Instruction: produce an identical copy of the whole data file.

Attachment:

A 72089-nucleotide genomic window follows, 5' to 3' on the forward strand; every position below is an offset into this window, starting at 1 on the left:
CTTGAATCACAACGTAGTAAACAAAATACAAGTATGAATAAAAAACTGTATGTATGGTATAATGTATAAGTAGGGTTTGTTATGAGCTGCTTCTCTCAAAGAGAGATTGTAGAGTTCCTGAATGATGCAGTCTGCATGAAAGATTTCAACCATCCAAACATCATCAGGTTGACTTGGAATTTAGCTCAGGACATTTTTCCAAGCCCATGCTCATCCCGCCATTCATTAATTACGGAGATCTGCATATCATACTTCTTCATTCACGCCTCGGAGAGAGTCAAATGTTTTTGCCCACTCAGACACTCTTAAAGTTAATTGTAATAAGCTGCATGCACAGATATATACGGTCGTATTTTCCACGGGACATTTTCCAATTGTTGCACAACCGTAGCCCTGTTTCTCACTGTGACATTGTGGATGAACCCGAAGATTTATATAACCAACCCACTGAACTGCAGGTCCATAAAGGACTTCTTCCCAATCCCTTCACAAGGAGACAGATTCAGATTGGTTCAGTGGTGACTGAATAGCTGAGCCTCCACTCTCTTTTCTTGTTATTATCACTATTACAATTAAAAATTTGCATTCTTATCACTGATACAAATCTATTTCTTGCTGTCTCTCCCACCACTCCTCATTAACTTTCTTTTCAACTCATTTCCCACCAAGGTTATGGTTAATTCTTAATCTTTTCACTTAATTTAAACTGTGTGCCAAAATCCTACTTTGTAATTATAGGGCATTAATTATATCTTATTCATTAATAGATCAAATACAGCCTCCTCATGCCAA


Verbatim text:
A 72089-nucleotide genomic window follows, 5' to 3' on the forward strand; every position below is an offset into this window, starting at 1 on the left:
CTTGAATCACAACGTAGTAAACAAAATACAAGTATGAATAAAAAACTGTATGTATGGTATAATGTATAAGTAGGGTTTGTTATGAGCTGCTTCTCTCAAAGAGAGATTGTAGAGTTCCTGAATGATGCAGTCTGCATGAAAGATTTCAACCATCCAAACATCATCAGGTTGACTTGGAATTTAGCTCAGGACATTTTTCCAAGCCCATGCTCATCCCGCCATTCATTAATTACGGAGATCTGCATATCATACTTCTTCATTCACGCCTCGGAGAGAGTCAAATGTTTTTGCCCACTCAGACACTCTTAAAGTTAATTGTAATAAGCTGCATGCACAGATATATACGGTCGTATTTTCCACGGGACATTTTCCAATTGTTGCACAACCGTAGCCCTGTTTCTCACTGTGACATTGTGGATGAACCCGAAGATTTATATAACCAACCCACTGAACTGCAGGTCCATAAAGGACTTCTTCCCAATCCCTTCACAAGGAGACAGATTCAGATTGGTTCAGTGGTGACTGAATAGCTGAGCCTCCACTCTCTTTTCTTGTTATTATCACTATTACAATTAAAAATTTGCATTCTTATCACTGATACAAATCTATTTCTTGCTGTCTCTCCCACCACTCCTCATTAACTTTCTTTTCAACTCATTTCCCACCAAGGTTATGGTTAATTCTTAATCTTTTCACTTAATTTAAACTGTGTGCCAAAATCCTACTTTGTAATTATAGGGCATTAATTATATCTTATTCATTAATAGATCAAATACAGCCTCCTCATGCCAA